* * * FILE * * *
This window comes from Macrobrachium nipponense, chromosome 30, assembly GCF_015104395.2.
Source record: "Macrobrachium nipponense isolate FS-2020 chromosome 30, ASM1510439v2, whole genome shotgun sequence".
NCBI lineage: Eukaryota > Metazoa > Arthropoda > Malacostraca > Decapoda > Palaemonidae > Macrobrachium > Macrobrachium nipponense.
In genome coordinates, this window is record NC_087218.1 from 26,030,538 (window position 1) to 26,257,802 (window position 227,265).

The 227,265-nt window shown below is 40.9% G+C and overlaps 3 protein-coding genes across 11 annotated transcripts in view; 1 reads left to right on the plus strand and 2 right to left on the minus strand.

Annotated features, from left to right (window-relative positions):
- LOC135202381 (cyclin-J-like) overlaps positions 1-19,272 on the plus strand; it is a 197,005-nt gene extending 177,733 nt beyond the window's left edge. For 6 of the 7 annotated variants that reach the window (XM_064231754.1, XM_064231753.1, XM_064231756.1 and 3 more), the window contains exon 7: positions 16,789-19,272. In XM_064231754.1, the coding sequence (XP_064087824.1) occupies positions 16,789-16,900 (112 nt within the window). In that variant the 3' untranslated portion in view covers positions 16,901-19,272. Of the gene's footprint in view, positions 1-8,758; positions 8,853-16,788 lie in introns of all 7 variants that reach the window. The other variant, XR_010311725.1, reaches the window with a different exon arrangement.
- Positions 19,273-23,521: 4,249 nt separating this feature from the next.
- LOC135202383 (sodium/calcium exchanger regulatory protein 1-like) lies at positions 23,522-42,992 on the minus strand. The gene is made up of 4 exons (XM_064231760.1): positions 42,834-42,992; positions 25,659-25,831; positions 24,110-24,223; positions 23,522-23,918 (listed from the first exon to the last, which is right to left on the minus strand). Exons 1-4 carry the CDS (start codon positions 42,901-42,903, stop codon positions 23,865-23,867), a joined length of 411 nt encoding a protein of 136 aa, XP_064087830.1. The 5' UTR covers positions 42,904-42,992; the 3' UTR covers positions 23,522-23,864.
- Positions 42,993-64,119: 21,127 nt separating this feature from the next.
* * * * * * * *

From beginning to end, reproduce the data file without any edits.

This window comes from Macrobrachium nipponense, chromosome 30, assembly GCF_015104395.2.
Source record: "Macrobrachium nipponense isolate FS-2020 chromosome 30, ASM1510439v2, whole genome shotgun sequence".
NCBI lineage: Eukaryota > Metazoa > Arthropoda > Malacostraca > Decapoda > Palaemonidae > Macrobrachium > Macrobrachium nipponense.
In genome coordinates, this window is record NC_087218.1 from 26,030,538 (window position 1) to 26,257,802 (window position 227,265).

The 227,265-nt window shown below is 40.9% G+C and overlaps 3 protein-coding genes across 11 annotated transcripts in view; 1 reads left to right on the plus strand and 2 right to left on the minus strand.

Annotated features, from left to right (window-relative positions):
- LOC135202381 (cyclin-J-like) overlaps positions 1-19,272 on the plus strand; it is a 197,005-nt gene extending 177,733 nt beyond the window's left edge. For 6 of the 7 annotated variants that reach the window (XM_064231754.1, XM_064231753.1, XM_064231756.1 and 3 more), the window contains exon 7: positions 16,789-19,272. In XM_064231754.1, the coding sequence (XP_064087824.1) occupies positions 16,789-16,900 (112 nt within the window). In that variant the 3' untranslated portion in view covers positions 16,901-19,272. Of the gene's footprint in view, positions 1-8,758; positions 8,853-16,788 lie in introns of all 7 variants that reach the window. The other variant, XR_010311725.1, reaches the window with a different exon arrangement.
- Positions 19,273-23,521: 4,249 nt separating this feature from the next.
- LOC135202383 (sodium/calcium exchanger regulatory protein 1-like) lies at positions 23,522-42,992 on the minus strand. The gene is made up of 4 exons (XM_064231760.1): positions 42,834-42,992; positions 25,659-25,831; positions 24,110-24,223; positions 23,522-23,918 (listed from the first exon to the last, which is right to left on the minus strand). Exons 1-4 carry the CDS (start codon positions 42,901-42,903, stop codon positions 23,865-23,867), a joined length of 411 nt encoding a protein of 136 aa, XP_064087830.1. The 5' UTR covers positions 42,904-42,992; the 3' UTR covers positions 23,522-23,864.
- Positions 42,993-64,119: 21,127 nt separating this feature from the next.